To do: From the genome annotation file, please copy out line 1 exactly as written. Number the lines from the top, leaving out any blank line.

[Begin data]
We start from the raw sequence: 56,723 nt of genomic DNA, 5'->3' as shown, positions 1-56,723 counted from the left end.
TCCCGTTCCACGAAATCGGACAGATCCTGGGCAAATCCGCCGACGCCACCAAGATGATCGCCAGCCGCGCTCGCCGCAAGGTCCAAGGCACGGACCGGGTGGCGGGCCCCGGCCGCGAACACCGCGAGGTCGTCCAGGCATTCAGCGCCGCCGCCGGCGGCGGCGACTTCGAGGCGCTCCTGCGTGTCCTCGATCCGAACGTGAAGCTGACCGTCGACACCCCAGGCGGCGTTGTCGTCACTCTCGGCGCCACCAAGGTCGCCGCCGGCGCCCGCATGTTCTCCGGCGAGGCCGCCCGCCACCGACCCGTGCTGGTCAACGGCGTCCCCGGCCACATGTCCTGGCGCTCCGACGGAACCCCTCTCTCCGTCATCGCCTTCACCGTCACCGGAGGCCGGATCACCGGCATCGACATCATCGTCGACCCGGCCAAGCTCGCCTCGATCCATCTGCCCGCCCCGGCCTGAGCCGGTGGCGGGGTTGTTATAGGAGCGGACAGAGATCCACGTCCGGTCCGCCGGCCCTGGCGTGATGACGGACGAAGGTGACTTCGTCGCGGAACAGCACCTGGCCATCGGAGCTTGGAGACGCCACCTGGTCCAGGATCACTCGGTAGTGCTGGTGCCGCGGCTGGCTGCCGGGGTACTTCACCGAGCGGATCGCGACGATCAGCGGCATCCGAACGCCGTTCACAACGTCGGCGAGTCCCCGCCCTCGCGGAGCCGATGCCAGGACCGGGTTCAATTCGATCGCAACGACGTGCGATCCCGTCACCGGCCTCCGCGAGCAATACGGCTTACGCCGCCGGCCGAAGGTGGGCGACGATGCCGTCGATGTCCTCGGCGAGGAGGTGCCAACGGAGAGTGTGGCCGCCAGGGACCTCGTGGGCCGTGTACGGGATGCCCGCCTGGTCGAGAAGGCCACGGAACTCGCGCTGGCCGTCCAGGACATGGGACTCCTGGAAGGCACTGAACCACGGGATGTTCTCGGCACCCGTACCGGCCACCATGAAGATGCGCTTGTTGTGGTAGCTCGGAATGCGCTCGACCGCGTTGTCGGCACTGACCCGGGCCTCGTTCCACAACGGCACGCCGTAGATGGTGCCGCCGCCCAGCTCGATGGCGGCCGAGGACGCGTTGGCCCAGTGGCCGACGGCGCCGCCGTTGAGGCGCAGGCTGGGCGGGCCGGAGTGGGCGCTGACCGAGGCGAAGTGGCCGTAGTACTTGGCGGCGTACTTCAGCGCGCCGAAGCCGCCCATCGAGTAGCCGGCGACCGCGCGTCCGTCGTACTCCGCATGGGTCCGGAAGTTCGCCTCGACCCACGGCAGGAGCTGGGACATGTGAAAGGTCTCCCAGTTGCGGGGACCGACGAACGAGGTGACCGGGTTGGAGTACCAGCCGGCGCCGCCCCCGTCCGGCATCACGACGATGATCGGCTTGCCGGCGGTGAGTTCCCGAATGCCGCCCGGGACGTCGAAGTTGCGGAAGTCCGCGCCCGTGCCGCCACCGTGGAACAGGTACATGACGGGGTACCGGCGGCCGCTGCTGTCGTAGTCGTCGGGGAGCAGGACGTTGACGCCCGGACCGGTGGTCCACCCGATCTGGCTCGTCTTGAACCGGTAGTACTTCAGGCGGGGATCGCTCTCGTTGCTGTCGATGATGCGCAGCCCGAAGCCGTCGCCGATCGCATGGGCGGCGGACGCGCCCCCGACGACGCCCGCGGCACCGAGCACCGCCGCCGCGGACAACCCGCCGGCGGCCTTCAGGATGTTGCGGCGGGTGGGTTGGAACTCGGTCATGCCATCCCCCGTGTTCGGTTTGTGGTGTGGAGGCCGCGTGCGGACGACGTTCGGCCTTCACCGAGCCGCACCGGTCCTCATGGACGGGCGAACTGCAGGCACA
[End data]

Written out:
We start from the raw sequence: 56,723 nt of genomic DNA, 5'->3' as shown, positions 1-56,723 counted from the left end.